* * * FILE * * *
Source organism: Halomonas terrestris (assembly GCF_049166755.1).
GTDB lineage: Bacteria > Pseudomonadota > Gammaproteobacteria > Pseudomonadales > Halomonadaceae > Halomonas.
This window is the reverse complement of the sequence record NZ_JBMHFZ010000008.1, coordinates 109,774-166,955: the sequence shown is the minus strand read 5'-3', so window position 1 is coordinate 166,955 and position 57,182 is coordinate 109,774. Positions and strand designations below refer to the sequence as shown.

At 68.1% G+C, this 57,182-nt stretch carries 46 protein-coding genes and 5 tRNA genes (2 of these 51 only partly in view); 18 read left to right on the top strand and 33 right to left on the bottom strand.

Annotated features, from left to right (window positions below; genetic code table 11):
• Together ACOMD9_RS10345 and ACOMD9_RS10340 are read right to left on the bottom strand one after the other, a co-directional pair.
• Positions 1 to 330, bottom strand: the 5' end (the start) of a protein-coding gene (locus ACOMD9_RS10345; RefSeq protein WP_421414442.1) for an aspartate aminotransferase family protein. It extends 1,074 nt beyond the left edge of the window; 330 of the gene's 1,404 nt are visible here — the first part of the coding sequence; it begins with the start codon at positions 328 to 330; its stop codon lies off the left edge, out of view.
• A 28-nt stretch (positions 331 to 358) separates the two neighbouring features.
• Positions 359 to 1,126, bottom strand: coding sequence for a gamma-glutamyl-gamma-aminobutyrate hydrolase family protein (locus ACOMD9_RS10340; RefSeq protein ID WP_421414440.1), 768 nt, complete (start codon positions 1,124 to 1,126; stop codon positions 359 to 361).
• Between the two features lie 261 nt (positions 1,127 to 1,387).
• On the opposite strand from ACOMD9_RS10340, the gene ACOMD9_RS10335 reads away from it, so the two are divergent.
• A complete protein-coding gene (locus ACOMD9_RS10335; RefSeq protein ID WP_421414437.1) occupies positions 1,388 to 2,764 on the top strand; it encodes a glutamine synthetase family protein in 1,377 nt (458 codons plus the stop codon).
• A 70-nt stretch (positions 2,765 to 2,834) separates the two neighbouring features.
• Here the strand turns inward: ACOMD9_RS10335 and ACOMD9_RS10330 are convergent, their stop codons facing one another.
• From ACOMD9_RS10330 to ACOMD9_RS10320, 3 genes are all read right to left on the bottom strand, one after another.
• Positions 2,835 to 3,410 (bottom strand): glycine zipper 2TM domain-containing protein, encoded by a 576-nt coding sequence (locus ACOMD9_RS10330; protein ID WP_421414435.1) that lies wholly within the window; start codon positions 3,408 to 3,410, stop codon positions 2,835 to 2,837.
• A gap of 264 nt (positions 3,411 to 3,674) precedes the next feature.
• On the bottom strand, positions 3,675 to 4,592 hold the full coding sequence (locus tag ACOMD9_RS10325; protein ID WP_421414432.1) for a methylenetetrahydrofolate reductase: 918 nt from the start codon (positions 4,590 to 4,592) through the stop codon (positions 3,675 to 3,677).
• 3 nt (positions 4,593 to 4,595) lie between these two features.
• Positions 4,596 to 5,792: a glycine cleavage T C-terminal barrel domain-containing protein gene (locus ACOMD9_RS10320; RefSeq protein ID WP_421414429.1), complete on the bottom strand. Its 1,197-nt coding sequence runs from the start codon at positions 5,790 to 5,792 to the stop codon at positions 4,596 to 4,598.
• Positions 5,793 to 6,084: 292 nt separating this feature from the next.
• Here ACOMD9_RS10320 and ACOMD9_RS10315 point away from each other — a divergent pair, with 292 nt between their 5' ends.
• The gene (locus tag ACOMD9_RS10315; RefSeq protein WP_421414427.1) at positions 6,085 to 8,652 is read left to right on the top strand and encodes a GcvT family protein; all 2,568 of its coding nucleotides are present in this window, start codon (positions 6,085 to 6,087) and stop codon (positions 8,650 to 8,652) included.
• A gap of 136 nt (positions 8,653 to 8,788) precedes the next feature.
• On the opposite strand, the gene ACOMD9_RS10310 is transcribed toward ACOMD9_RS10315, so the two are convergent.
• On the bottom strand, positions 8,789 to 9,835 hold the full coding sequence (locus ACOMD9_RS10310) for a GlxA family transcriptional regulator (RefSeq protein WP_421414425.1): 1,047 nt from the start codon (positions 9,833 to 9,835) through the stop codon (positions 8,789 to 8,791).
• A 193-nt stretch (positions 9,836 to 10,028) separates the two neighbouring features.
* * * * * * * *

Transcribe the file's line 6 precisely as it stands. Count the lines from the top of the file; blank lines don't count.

• Together ACOMD9_RS10345 and ACOMD9_RS10340 are read right to left on the bottom strand one after the other, a co-directional pair.